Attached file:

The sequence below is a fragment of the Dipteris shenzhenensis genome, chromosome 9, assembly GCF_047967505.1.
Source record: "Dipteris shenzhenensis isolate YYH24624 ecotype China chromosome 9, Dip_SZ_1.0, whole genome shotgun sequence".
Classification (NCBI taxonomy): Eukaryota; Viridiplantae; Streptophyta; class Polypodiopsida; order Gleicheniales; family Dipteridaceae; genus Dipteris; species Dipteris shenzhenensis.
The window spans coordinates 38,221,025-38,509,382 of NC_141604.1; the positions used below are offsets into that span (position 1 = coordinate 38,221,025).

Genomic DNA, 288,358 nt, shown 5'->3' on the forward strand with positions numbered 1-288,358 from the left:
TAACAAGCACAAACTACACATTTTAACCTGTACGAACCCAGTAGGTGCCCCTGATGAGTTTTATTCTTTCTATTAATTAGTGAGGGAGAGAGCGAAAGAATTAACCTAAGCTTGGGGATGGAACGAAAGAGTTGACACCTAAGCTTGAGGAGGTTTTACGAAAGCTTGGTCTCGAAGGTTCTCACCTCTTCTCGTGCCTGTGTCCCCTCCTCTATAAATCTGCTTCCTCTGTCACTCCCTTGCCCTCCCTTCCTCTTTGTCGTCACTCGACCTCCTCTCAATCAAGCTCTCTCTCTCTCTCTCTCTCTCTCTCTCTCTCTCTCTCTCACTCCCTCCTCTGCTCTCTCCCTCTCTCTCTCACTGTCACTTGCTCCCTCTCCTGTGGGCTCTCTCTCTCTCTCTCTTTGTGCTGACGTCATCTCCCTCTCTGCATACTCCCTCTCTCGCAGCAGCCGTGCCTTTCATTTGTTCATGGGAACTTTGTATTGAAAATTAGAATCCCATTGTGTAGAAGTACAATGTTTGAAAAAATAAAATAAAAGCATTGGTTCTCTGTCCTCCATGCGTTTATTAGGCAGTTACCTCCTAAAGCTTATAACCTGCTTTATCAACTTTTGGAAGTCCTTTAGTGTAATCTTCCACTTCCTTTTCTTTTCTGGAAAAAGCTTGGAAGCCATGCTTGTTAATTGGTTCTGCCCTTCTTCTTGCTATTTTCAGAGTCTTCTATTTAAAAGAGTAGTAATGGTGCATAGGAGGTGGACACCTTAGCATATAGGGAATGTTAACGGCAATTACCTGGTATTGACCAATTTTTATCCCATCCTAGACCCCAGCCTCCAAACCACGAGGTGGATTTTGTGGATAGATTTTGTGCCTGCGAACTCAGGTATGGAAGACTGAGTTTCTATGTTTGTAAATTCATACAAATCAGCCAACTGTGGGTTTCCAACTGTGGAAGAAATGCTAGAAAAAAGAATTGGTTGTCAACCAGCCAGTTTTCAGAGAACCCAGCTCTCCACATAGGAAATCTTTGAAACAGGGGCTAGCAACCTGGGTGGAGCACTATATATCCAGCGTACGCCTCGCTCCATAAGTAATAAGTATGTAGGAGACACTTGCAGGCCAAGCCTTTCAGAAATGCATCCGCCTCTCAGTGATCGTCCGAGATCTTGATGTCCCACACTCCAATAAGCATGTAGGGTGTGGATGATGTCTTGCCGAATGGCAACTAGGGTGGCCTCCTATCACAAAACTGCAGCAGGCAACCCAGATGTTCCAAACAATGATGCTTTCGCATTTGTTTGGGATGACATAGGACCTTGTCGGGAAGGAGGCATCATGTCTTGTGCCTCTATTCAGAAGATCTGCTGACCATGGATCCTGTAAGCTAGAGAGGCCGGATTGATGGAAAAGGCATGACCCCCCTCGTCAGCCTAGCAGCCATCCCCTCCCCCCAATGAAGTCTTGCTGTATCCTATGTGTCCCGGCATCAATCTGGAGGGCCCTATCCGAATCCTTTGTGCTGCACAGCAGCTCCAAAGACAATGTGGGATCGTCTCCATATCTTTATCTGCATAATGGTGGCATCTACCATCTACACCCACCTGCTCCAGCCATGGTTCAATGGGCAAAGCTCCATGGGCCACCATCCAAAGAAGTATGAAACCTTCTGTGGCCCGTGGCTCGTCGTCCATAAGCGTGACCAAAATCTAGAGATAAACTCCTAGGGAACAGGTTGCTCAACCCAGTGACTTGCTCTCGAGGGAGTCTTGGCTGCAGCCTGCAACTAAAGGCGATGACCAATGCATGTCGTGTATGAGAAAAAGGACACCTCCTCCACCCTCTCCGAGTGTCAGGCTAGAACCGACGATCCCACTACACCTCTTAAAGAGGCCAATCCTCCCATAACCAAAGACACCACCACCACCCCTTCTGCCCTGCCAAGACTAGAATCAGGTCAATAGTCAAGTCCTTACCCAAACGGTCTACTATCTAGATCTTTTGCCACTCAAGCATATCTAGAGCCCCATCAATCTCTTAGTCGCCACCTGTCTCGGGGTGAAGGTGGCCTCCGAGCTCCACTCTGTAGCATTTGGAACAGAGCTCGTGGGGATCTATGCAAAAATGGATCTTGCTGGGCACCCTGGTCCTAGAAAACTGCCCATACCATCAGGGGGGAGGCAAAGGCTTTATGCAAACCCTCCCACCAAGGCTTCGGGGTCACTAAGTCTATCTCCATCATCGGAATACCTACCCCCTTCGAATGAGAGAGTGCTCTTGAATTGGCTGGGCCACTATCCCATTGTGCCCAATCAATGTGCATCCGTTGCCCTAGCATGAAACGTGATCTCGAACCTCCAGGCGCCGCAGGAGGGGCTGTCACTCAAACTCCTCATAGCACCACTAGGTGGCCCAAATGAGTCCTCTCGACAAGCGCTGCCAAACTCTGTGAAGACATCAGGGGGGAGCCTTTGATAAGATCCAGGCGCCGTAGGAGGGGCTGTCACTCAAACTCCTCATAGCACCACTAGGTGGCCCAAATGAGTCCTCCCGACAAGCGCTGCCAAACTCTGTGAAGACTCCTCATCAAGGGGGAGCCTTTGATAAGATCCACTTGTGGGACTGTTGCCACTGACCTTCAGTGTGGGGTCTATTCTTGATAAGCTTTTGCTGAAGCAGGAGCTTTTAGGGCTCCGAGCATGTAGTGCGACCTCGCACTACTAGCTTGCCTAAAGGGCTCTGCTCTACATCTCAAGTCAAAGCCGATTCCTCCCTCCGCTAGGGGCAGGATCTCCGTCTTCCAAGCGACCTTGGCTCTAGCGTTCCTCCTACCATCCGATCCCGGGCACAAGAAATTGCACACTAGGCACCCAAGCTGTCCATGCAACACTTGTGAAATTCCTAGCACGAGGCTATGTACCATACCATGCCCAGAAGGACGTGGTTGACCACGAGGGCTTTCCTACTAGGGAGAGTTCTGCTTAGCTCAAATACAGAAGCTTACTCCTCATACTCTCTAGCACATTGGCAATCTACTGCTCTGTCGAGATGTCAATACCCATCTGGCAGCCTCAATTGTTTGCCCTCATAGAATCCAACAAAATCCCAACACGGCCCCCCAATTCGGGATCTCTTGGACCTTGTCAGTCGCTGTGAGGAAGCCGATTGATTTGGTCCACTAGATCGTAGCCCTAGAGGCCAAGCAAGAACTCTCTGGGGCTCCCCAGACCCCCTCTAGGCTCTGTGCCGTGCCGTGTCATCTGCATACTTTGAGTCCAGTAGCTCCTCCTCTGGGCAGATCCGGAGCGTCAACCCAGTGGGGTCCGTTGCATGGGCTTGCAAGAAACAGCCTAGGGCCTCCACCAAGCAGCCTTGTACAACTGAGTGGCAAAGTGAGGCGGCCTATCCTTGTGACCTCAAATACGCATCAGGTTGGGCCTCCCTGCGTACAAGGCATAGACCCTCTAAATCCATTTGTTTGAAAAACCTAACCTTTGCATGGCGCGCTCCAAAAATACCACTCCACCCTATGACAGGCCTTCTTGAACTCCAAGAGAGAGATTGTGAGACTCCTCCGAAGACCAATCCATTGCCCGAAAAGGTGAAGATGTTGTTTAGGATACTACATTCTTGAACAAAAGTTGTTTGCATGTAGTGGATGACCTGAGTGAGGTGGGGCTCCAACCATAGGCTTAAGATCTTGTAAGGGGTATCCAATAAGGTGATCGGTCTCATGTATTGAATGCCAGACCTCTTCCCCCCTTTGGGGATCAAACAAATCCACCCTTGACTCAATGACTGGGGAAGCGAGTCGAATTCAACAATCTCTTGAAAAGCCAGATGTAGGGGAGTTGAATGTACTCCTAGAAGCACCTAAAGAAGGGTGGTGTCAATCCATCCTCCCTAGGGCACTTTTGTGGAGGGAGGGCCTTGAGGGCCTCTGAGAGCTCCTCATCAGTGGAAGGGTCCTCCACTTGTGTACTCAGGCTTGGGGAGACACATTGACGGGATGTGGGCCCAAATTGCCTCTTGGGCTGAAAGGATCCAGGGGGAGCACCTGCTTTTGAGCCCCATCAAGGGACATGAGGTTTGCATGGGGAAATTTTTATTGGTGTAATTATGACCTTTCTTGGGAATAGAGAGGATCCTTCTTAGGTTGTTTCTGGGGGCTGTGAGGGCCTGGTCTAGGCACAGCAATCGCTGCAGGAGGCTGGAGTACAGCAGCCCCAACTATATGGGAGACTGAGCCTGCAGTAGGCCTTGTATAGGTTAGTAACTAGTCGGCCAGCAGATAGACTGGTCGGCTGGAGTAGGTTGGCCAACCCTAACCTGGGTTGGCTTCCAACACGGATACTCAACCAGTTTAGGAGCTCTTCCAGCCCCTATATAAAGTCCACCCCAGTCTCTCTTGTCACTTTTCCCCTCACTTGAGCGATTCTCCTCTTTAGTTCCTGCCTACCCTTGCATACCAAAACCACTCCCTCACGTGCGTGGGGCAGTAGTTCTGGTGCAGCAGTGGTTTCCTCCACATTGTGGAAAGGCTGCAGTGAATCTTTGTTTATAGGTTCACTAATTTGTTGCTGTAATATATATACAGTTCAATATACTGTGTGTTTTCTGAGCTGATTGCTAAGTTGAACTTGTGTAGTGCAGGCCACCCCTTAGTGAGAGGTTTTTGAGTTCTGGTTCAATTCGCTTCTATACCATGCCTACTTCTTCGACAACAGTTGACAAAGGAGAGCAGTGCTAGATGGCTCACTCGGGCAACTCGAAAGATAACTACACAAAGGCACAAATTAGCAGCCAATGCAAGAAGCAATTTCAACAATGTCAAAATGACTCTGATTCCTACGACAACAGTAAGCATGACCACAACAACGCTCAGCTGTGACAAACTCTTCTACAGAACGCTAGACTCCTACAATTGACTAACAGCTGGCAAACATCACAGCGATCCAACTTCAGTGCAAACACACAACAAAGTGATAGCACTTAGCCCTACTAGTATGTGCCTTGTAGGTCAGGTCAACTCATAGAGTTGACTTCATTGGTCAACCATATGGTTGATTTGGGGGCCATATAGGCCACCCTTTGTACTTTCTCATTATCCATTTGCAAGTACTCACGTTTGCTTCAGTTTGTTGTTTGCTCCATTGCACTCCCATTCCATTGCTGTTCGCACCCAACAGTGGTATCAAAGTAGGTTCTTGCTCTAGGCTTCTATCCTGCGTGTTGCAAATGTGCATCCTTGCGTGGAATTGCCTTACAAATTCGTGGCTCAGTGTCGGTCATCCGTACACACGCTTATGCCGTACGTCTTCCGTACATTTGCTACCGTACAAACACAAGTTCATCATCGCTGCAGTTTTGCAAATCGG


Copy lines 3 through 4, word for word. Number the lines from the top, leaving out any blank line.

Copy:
Classification (NCBI taxonomy): Eukaryota; Viridiplantae; Streptophyta; class Polypodiopsida; order Gleicheniales; family Dipteridaceae; genus Dipteris; species Dipteris shenzhenensis.
The window spans coordinates 38,221,025-38,509,382 of NC_141604.1; the positions used below are offsets into that span (position 1 = coordinate 38,221,025).